If you're in a bad relationship or have gone through a string of breakups, it may cause more than just a broken heart.
According to reports an Italian researcher set out to measure the effects that your relationships have on your health. To study the effects, he measured "attachment security", defined as your ability to trust and depend on others, your comfort level with emotional intimacy, and your security level in romantic relationships. Your particular "attachment style" both affects and is shaped by your romantic relationships with bad relationships causing "attachment insecurity".
After studying a random sample of women, the researchers found that those who had "attachment insecurity" had lower immune systems, were more susceptible to disease, and had higher instances of skin diseases such as psoriasis. Of course you can't say that bad relationships alone make you more likely to get sick, but for those that already have problems, bad relationships could worsen your health.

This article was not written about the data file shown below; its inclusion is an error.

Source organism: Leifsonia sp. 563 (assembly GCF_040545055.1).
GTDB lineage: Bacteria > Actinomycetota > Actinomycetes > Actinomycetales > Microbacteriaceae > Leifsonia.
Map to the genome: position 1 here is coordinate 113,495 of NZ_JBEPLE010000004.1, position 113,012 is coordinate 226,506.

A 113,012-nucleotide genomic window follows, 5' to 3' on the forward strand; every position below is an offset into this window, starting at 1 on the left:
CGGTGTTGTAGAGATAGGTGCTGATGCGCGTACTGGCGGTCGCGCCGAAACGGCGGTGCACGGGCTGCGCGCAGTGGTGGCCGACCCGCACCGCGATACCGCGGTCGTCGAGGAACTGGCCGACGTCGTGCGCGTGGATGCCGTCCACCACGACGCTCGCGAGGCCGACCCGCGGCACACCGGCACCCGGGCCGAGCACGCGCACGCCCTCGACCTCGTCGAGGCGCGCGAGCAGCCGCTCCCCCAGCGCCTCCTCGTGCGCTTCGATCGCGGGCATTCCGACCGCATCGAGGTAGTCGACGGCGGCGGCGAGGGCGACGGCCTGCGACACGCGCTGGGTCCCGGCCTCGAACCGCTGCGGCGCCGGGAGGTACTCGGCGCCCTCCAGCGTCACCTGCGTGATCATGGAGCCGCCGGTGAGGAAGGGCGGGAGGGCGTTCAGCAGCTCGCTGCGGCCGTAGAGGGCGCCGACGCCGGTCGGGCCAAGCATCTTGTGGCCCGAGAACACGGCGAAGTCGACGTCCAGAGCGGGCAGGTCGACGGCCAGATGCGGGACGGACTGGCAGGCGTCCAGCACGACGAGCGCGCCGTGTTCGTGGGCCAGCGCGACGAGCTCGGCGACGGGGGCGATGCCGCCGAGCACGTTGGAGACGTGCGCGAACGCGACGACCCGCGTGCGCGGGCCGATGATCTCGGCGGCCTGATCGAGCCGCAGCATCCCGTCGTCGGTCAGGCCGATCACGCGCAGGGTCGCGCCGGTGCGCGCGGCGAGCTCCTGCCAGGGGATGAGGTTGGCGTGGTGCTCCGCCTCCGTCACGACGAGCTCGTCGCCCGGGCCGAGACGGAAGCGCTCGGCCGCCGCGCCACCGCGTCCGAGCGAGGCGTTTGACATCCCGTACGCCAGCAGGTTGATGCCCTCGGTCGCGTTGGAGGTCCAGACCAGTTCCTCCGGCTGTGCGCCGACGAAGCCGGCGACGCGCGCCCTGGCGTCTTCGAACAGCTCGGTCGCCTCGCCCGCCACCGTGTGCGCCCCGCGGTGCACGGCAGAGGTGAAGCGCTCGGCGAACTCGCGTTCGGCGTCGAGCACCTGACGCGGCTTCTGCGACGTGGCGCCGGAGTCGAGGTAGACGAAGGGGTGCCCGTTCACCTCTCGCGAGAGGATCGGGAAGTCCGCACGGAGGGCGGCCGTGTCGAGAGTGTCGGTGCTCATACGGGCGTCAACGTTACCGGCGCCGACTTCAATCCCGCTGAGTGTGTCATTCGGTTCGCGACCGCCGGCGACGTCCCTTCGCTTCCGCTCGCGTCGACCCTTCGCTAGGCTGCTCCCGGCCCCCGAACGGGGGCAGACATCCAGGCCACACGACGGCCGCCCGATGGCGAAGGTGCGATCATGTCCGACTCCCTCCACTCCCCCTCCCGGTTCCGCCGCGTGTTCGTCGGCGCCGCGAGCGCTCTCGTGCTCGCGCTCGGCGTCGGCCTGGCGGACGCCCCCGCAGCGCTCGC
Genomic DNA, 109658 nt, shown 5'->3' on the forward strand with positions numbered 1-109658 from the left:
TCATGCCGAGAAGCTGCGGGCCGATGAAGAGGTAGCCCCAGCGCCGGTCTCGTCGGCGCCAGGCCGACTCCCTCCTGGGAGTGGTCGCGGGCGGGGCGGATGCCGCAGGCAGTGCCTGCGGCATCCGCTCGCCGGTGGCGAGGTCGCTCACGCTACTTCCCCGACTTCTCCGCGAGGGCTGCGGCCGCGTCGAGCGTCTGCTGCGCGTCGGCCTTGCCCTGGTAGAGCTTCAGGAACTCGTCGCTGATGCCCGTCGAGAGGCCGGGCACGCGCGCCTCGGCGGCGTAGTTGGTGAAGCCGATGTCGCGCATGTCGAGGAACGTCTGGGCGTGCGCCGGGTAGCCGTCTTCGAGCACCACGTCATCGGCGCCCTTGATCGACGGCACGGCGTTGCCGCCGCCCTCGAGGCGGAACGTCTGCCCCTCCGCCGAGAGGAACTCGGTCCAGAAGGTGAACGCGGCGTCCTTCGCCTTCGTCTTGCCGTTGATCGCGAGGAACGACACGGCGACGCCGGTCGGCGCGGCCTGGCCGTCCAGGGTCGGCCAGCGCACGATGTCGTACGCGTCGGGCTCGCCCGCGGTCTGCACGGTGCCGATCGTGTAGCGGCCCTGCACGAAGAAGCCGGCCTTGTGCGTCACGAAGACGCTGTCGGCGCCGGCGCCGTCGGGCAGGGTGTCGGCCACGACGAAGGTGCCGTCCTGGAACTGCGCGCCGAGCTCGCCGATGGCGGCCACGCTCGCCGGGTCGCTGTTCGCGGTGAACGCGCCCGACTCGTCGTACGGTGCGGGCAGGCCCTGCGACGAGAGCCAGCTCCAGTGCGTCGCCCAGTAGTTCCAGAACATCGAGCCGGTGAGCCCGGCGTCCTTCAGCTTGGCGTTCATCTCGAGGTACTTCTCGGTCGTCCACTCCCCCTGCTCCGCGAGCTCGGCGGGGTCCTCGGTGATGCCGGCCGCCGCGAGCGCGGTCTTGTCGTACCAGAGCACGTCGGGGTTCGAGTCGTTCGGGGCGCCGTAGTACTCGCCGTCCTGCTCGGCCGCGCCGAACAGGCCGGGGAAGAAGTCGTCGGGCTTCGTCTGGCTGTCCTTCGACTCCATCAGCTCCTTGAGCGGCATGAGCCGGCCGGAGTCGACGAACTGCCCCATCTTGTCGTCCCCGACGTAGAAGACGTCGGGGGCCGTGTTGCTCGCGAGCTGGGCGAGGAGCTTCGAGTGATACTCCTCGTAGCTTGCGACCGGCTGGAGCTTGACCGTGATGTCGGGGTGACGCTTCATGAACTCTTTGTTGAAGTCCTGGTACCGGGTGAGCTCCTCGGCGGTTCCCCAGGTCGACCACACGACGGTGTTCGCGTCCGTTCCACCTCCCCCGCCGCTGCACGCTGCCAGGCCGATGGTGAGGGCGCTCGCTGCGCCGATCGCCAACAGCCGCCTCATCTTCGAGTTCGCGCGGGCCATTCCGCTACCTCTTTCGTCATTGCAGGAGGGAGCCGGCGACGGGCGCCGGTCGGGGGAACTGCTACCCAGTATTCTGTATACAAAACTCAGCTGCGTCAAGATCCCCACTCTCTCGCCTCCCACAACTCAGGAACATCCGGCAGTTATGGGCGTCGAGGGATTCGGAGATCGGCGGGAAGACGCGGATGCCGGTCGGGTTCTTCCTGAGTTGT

This isn't the first study on the correlation between your health and your relationships though. Psychiatrist Redford Williams and historian Virginia Williams "emphasize that good relationships have physical as well as emotional benefits, lowering stress and increasing resistance to disease". The pair have written a book, Lifeskills, which is based on a program designed to improve your relationships that they run at Duke University Medical Center. Using Lifeskills, you learn to understand yourself, recognize problems in your relationships, communicate to solve problems, and emphasize the positive in your interactions.
If you're currently in a bad relationship, it's time to act. You deserve a successful, happy, and emotionally satisfying relationship -- and your health depends on it.